Gainesville, Fla.—At the intersection of public health, arts and culture lies the potential for building stronger and healthier communities in America. The University of FloridaCenter for Arts in Medicine in partnership with ArtPlace America and UF Performing Arts is hosting “Staging Wellness: Live Performance and Public Health,” a weeklong festival March 16 through 22 designed to place theatre and live performance at the intersection of public health.
Staging Wellness features three stage productions based on lived experiences and personal narratives, conducted as a powerful method to connect to public health issues. The three performances are:
From Colored to Black: Based on the oral histories of African Americans from North Central Florida, this play encompasses over eighty years of Florida’s black oral history. The production is intended to provide the foundation for discussing and educating the public on issues of health disparities, social structures and inequalities, diversity and inclusion, and the local civil rights movement in Florida.
“Public health issues are made tangible through the arts,” said Jeffrey Pufahl, producer and co-director of “From Colored to Black.” “Nothing communicates the human experience better than theatre and the arts.”
“From Colored to Black” is showing 2 p.m. and 7:30 p.m. on March 16 and at 2 p.m. on March 17 at Squitieri Studio Theatre, 3201 Hull Road. Tickets are free and must be reserved through the University of Florida Preforming Arts website or on Eventbrite.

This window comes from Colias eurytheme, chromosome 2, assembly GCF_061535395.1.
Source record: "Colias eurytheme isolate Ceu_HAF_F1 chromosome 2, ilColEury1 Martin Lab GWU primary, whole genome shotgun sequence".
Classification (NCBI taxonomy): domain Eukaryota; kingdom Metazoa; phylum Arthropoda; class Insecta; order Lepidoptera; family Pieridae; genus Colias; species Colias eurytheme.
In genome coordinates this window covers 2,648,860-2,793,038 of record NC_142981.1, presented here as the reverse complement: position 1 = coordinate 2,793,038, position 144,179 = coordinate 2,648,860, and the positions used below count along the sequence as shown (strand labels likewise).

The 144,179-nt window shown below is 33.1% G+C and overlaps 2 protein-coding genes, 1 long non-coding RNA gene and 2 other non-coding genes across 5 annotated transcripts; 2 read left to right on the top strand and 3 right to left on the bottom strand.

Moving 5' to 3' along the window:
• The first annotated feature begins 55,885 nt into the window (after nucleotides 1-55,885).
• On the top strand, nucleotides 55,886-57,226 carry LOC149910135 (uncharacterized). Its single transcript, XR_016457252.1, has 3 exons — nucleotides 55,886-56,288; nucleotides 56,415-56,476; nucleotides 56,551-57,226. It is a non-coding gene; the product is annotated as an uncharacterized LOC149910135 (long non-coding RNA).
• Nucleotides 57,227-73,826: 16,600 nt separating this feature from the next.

Mercy Killers: This one-man show centers around Joe (played by Michael Milligan), an auto mechanic in Middle America whose life is turned upside down when his wife is diagnosed with a terminal illness and he cannot afford to pay for her care. Milligan’s performance is intensely powerful as he navigates our nation’s complicated health insurance system.
Mercy Killers is on stage at 7:30 p.m. March 21 and 22 in the Squitieri Studio Theatre. Tickets are $30 for the public and $10 for UF students and can be purchased on the UF Performing Arts website.
Richard Kogan: As a concert pianist and a clinical psychiatrist, Kogan performs lecture-recitals in which he explores the influence of psychological forces as well as medical and mental illness on the creative output of the great composers while expertly playing their works. Each evening will be dedicated to the work of a different composer.
Kogan will perform The Mind and Music of George Gershwin at 7:30 p.m. on March 19 and Beethoven’s Deafness: Psychological Crisis and Artistic Triumph at 7:30 p.m. on March 20 in the Squitieri Studio Theatre. Tickets are $35 for the public and $10 for UF students, which can be purchased on the UF Performing Arts website.
For more information on the Staging Wellness: Live Performance and Public Health events, visit performingarts.ufl.edu.